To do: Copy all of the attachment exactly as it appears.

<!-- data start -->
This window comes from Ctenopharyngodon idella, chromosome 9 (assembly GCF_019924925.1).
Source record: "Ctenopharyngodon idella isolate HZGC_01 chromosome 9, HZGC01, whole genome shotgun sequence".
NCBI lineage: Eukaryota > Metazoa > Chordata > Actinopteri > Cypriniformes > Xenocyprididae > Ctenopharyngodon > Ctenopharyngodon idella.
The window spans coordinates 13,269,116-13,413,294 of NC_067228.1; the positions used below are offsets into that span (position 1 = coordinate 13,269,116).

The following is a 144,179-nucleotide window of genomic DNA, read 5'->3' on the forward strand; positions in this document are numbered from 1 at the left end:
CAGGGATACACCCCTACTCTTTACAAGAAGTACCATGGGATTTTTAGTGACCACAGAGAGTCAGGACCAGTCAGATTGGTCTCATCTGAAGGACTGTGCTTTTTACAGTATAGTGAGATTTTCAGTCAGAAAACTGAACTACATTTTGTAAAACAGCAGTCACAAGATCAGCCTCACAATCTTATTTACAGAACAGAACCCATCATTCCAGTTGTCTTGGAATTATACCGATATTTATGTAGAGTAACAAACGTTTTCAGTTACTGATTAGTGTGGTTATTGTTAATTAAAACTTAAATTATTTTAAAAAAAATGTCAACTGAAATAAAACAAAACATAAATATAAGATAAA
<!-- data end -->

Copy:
This window comes from Ctenopharyngodon idella, chromosome 9 (assembly GCF_019924925.1).
Source record: "Ctenopharyngodon idella isolate HZGC_01 chromosome 9, HZGC01, whole genome shotgun sequence".
NCBI lineage: Eukaryota > Metazoa > Chordata > Actinopteri > Cypriniformes > Xenocyprididae > Ctenopharyngodon > Ctenopharyngodon idella.
The window spans coordinates 13,269,116-13,413,294 of NC_067228.1; the positions used below are offsets into that span (position 1 = coordinate 13,269,116).

The following is a 144,179-nucleotide window of genomic DNA, read 5'->3' on the forward strand; positions in this document are numbered from 1 at the left end:
CAGGGATACACCCCTACTCTTTACAAGAAGTACCATGGGATTTTTAGTGACCACAGAGAGTCAGGACCAGTCAGATTGGTCTCATCTGAAGGACTGTGCTTTTTACAGTATAGTGAGATTTTCAGTCAGAAAACTGAACTACATTTTGTAAAACAGCAGTCACAAGATCAGCCTCACAATCTTATTTACAGAACAGAACCCATCATTCCAGTTGTCTTGGAATTATACCGATATTTATGTAGAGTAACAAACGTTTTCAGTTACTGATTAGTGTGGTTATTGTTAATTAAAACTTAAATTATTTTAAAAAAAATGTCAACTGAAATAAAACAAAACATAAATATAAGATAAA